Notwithstanding the holiday on Monday (or a Presidential impeachment trial in the U.S. Senate), the spring semester officially began this week with the start of Columbia University classes on Tuesday. Scientific progress at Lamont continued at an uninterrupted pace.
On Monday, Nature Climate Change published online a paper by Lorenzo Polvani, Mike Previdi, Karen Smith, and collaborators on the contribution of ozone-depleting substances in the atmosphere to Arctic warming over the second half of the twentieth century. From ensembles of models of Earth’s climate over the period 1955–2005, Lorenzo and his colleagues showed that when ozone-depleting substances are held fixed, surface warming and sea-ice loss in the Arctic are only half as great as when such substances increase rapidly in a manner consistent with observations. They also demonstrated that the effect is primarily the result of radiative warming rather than ozone depletion. Their work underscores the importance of the 1987 Montreal Protocol for climate mitigation as well as stratospheric ozone protection. A Nicole deRoberts article on the paper’s findings was posted to our web site on Monday, and the story was carried by Newsweek and other media.
Also on Monday, Nature Reviews Earth & Environment published a review paper coauthored by Dave Goldberg on carbon capture and storage (CCS) by mineralization of carbon dioxide in basaltic and ultramafic subsurface rocks. The paper, led by Sandra Snaebjörnsdóttir from the Icelandic geothermal power company Orkuveita Reykjavíkur, addressed the opportunities and challenges presented by carbon dioxide mineralization for accelerating global CCS, contributing to a long-term reduction in atmospheric carbon dioxide levels, and working to meet the caps on anthropogenic warming written into the 2015 Paris Climate Agreement.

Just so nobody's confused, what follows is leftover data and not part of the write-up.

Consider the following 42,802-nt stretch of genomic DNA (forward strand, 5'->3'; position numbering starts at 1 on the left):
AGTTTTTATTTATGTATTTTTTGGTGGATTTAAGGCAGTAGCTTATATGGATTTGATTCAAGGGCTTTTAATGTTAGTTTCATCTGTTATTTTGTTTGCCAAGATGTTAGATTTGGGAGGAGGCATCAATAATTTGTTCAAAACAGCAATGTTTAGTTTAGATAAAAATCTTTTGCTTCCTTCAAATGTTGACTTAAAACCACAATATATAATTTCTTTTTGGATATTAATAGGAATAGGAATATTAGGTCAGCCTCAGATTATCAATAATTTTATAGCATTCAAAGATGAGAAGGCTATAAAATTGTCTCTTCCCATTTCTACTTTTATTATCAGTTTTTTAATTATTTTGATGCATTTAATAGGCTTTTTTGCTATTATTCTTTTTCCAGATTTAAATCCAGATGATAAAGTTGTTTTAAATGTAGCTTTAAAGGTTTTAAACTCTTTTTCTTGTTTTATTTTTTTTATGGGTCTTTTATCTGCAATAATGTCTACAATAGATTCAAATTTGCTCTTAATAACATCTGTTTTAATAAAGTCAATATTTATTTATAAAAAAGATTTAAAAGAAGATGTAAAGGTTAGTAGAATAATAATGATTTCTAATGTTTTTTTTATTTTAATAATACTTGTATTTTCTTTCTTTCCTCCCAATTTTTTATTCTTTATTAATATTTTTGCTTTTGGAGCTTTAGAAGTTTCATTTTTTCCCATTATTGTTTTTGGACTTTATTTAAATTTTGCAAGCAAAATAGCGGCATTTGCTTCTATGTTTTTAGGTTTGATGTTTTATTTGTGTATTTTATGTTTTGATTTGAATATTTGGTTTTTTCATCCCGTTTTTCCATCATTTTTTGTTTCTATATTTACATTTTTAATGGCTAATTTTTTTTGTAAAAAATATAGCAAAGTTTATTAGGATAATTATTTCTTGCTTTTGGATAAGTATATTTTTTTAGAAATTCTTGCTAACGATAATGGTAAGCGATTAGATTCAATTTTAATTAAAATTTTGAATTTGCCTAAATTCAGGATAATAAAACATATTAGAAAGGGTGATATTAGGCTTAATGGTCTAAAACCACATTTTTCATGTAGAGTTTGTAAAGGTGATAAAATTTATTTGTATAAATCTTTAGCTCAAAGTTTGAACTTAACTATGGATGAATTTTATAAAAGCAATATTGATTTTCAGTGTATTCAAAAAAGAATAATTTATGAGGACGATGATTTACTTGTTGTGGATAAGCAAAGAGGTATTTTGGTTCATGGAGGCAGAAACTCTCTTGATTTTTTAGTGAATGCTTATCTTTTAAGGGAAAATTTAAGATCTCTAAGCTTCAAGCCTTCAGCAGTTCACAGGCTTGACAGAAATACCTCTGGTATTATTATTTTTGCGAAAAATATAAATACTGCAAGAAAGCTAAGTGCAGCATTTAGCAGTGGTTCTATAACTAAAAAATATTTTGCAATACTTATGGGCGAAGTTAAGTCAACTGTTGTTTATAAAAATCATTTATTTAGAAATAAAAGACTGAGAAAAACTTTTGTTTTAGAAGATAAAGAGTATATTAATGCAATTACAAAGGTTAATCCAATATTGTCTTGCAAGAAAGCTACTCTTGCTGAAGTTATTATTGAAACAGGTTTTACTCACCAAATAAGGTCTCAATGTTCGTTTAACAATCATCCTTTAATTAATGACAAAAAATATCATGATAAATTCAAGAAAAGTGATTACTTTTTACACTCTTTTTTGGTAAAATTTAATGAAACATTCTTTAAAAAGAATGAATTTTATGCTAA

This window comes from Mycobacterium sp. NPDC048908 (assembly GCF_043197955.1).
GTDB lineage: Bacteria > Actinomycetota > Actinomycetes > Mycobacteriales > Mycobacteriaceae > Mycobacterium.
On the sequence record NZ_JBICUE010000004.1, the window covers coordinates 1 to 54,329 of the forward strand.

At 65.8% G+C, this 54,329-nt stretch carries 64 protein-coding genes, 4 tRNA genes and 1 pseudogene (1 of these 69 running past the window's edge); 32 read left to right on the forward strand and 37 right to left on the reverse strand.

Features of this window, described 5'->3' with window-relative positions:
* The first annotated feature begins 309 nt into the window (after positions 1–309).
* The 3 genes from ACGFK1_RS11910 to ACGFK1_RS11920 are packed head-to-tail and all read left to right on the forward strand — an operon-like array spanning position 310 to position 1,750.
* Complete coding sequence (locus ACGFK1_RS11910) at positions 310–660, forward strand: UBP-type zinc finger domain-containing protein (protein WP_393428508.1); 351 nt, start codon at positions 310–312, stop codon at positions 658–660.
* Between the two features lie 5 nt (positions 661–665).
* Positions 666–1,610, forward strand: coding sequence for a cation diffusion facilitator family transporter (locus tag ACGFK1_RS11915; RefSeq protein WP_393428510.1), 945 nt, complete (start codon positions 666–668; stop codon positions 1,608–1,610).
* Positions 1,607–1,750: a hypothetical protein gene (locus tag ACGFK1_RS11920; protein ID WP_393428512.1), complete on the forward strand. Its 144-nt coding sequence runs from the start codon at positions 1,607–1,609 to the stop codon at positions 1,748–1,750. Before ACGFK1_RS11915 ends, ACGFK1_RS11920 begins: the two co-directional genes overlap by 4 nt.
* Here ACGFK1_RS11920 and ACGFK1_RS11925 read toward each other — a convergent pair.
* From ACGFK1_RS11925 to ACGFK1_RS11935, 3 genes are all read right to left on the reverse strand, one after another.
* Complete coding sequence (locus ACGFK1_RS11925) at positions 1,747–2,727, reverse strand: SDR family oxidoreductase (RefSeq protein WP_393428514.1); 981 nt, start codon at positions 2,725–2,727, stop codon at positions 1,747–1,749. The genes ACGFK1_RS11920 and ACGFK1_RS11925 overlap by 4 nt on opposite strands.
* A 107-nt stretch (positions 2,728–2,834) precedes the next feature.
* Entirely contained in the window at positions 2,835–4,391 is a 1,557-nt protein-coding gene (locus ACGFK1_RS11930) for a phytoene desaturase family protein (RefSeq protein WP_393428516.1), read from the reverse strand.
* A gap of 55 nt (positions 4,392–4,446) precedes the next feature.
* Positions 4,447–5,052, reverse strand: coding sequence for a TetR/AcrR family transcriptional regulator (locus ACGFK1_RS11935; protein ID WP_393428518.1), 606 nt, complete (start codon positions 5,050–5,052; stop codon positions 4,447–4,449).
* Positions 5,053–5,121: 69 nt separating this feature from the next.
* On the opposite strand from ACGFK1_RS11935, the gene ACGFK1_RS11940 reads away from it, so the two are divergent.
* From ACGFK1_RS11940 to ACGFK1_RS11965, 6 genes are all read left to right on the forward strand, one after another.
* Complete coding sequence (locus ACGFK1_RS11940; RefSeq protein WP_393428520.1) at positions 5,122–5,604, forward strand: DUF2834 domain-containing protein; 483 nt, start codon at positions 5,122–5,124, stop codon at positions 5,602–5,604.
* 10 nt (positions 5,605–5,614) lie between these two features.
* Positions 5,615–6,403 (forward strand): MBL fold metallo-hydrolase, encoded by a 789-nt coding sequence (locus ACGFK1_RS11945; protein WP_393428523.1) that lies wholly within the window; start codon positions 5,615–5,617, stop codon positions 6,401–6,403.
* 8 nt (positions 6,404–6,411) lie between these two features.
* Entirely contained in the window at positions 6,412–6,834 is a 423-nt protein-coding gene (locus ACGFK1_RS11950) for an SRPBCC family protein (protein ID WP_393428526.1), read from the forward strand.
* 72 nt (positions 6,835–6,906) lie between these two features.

On Tuesday, Columbia University announced that the 2020 Vetlesen Prize will be awarded to Anny Cazenave, an emeritus scientist at the Laboratoire d’Etudes en Géophysique et Océanographie Spatiales of the Centre National d’Etudes Spatiales in Toulouse, France, and Director for Earth Sciences at the International Space Science Institute in Bern, Switzerland. Dr. Cazenave is the world’s leading scientist in the application of satellite geodesy to determining the magnitude and constraining the causes of global sea-level rise. The prize will be given to her at a formal award ceremony and dinner to be held in the Low Library rotunda in April.
The R/V Marcus Langseth spent the early part of this week at Oregon State University’s Hatfield Marine Science Center in Newport, Oregon. Yesterday, the ship sailed to begin a set of hydrographic surveys in the central Pacific. The Langseth is scheduled to return to Newport in early May.
Also yesterday, our web site gained a Rebecca Fowler interview of Daniel Westervelt, on the topic of the project for which Dan was selected last year as a Fellow of the Center for Climate and Life. His project involves setting up air-quality monitoring networks in three large cities in sub-Saharan Africa: Kampala, Uganda; Kinshasa, Democratic Republic of the Congo; and Nairobi, Kenya. The monitoring data, among the first of their kind in each city, are open access and provide information on air pollution and its potential impact on human health in each community.
This afternoon, the Earth Science Colloquium spring season kicks off with a seminar by Fernanda Díaz-Basteris from the Department of Classical and Modern Languages at Cornell College, Iowa. Prof. Díaz-Basteris will be speaking on “Comics and natural disasters,” a summary of her work with graphic narratives aimed at giving a voice to marginalized communities in the aftermath of historical natural disasters in Haiti, Mexico, Puerto Rico, and the U.S. I hope that you will join me in her audience.